With any luck this will be
the last morning we wake up with chickens in the garden.
I'm always astonished by
my ability to think strongly sloping land is
flat. I just don't notice a slope unless it looks like the photo
Luckily, Mark is better
at geometry than I am. Taking a look at
the hillside above the pig
pronounced it too steep for easy
pasturing or orcharding. Sure, the top of the hill is
(semi) flat, but there's no way a wheeled vehicle could get up there
without a lot of work, so how did I plan to haul the apples home?
Honestly, I'm not sure I'd envisioned the trees getting all the way to
The good news is,
ditching the orchard dream up above will expedite the current pasture
project since we won't have to take down any more trees. We got
sidetracked by the garden, chicken incursions, and mushrooms this week,
but hopefully we'll be back on track with pasture building next week.
The Avian Aqua Miser is the POOP-free alternative to traditional, filthy chicken waterers.
chest waders have already
sprung a leak!
This is going to be spring
bonanza week --- I can feel it! I did see a mourning cloak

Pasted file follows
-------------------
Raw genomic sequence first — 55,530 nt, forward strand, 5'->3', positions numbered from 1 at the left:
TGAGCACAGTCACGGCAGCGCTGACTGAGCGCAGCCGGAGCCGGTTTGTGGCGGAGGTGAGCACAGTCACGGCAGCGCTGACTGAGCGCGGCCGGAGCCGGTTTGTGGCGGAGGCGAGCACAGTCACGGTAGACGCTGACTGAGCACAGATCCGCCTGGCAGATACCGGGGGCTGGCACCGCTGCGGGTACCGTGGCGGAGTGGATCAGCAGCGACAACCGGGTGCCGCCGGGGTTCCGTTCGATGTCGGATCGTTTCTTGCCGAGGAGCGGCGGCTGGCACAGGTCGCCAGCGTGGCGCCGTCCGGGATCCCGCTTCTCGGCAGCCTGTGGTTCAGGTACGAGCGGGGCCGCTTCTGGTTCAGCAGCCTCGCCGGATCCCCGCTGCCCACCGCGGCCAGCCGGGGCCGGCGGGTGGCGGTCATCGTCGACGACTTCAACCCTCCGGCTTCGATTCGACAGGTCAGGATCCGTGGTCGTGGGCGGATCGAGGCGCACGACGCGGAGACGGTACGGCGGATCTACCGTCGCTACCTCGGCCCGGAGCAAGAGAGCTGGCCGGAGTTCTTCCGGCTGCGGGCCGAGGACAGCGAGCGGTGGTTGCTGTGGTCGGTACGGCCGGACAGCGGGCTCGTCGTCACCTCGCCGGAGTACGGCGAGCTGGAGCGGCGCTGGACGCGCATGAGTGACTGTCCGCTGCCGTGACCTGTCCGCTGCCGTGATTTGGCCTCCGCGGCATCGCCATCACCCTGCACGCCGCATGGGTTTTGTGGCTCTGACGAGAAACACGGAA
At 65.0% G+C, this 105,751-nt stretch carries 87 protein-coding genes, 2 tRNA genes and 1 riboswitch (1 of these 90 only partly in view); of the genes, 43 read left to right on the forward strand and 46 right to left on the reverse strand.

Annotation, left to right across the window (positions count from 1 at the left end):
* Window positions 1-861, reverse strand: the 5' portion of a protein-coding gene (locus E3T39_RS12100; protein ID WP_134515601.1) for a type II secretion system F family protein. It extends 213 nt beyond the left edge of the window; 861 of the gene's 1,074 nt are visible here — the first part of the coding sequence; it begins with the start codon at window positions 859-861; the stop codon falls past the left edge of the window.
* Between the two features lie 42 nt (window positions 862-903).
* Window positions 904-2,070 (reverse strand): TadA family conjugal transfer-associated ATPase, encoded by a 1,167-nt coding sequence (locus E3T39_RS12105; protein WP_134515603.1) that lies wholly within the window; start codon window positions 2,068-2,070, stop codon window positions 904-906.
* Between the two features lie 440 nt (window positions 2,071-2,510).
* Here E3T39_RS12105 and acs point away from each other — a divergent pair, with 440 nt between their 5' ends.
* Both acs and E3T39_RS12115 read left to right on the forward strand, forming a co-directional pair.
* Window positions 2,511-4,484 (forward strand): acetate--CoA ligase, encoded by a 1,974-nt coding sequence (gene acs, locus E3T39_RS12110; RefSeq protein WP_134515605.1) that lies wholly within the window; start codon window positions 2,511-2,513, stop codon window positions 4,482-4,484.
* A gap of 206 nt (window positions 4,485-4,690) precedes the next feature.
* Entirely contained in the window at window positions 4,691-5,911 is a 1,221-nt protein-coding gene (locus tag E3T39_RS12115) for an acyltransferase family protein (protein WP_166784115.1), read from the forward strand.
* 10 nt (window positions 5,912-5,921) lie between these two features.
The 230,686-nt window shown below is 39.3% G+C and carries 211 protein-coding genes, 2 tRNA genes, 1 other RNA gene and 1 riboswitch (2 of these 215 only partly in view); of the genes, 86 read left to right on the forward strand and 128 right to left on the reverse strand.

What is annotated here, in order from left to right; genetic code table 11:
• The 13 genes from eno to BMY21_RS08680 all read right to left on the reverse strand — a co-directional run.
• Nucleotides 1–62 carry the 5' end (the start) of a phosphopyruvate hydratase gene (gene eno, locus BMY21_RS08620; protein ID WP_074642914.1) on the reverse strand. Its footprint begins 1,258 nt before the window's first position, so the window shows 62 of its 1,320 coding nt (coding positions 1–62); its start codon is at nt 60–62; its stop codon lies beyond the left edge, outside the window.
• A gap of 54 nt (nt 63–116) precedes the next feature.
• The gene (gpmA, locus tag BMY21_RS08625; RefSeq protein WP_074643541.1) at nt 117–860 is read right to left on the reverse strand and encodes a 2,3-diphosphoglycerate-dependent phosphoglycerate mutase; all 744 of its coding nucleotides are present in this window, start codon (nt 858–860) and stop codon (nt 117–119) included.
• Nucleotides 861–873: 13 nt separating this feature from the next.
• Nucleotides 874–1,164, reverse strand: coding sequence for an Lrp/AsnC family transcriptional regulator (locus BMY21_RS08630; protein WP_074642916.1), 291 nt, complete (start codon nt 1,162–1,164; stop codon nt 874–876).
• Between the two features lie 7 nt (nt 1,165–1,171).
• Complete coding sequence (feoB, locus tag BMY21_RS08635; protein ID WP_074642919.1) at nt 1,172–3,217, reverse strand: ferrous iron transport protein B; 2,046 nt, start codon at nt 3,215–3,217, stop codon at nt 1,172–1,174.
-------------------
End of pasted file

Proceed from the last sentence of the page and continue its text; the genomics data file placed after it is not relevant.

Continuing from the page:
butterfly two weeks ago, but most of the spring insects started showing
up Friday when a greater
bee fly and eastern
tiger swallowtail both flitted across my field of view in a matter of
minutes. The eaters of the spring insects are also coming out in
force, like the spider waiting on the dead nettle to the right.
In the garden, we ate
the first spring lettuce last week. The second planting of peas
is up, and so are broccoli, cabbage, lettuce, and arugula under quick
Comfrey leaves are
getting big and the Egyptian onions are vibrant with spring
vigor. It's been a late spring, but that just means we enjoy it
more after weeks of anticipation!
Our chicken waterer helps the flock enjoy spring weather with refreshing, clean water.
Update: This opportunity is now closed!
If you have a copy of my book, you can read more about our neighbor on pages 3 and 135-137.
I feel a bit like a kid
who swears the dog ate her homework when year after year I have to
report trials and tribulations with our bulb onions.
Unfortunately, this year is no different.
The problems began on
February 1 when I
started onion seeds
saved from last year in the same plastic flats I've been using for
seven years now. Even though my germination
test said the onion seeds were pretty good, not very many came up,
and most of those that did sprout soon damped off.
I had been concerned
that a pot of onion seedlings would be trouble to transplant, and I did
have to gently tease each seedling apart, doubling my transplant